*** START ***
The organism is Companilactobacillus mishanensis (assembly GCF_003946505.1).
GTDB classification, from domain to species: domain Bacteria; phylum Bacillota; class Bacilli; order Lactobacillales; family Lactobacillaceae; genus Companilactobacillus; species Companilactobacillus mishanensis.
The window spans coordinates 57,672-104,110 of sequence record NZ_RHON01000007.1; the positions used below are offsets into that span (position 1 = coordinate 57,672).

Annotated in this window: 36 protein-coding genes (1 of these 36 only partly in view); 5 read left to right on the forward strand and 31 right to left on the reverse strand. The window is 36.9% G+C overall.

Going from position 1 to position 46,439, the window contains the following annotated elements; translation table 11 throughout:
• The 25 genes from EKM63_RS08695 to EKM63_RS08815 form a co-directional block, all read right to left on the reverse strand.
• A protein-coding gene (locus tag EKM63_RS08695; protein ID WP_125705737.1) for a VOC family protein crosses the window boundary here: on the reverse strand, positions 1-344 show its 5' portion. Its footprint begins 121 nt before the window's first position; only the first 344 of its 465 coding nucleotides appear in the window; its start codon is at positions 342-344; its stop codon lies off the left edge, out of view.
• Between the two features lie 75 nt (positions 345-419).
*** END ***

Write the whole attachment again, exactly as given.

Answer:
The organism is Companilactobacillus mishanensis (assembly GCF_003946505.1).
GTDB classification, from domain to species: domain Bacteria; phylum Bacillota; class Bacilli; order Lactobacillales; family Lactobacillaceae; genus Companilactobacillus; species Companilactobacillus mishanensis.
The window spans coordinates 57,672-104,110 of sequence record NZ_RHON01000007.1; the positions used below are offsets into that span (position 1 = coordinate 57,672).

Annotated in this window: 36 protein-coding genes (1 of these 36 only partly in view); 5 read left to right on the forward strand and 31 right to left on the reverse strand. The window is 36.9% G+C overall.

Going from position 1 to position 46,439, the window contains the following annotated elements; translation table 11 throughout:
• The 25 genes from EKM63_RS08695 to EKM63_RS08815 form a co-directional block, all read right to left on the reverse strand.
• A protein-coding gene (locus tag EKM63_RS08695; protein ID WP_125705737.1) for a VOC family protein crosses the window boundary here: on the reverse strand, positions 1-344 show its 5' portion. Its footprint begins 121 nt before the window's first position; only the first 344 of its 465 coding nucleotides appear in the window; its start codon is at positions 342-344; its stop codon lies off the left edge, out of view.
• Between the two features lie 75 nt (positions 345-419).